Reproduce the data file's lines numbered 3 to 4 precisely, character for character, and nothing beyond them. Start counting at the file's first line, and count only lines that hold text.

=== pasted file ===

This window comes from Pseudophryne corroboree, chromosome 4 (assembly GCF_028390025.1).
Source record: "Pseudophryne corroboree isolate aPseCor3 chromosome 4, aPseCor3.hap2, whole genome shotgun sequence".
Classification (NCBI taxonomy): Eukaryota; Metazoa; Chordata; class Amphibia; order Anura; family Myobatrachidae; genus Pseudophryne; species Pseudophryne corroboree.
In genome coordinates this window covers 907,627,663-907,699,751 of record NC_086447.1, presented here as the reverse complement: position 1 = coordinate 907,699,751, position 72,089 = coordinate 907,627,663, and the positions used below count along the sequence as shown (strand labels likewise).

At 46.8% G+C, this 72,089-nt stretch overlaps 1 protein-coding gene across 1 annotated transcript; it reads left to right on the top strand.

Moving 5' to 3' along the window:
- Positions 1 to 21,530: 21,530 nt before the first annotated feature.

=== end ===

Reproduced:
Classification (NCBI taxonomy): Eukaryota; Metazoa; Chordata; class Amphibia; order Anura; family Myobatrachidae; genus Pseudophryne; species Pseudophryne corroboree.
In genome coordinates this window covers 907,627,663-907,699,751 of record NC_086447.1, presented here as the reverse complement: position 1 = coordinate 907,699,751, position 72,089 = coordinate 907,627,663, and the positions used below count along the sequence as shown (strand labels likewise).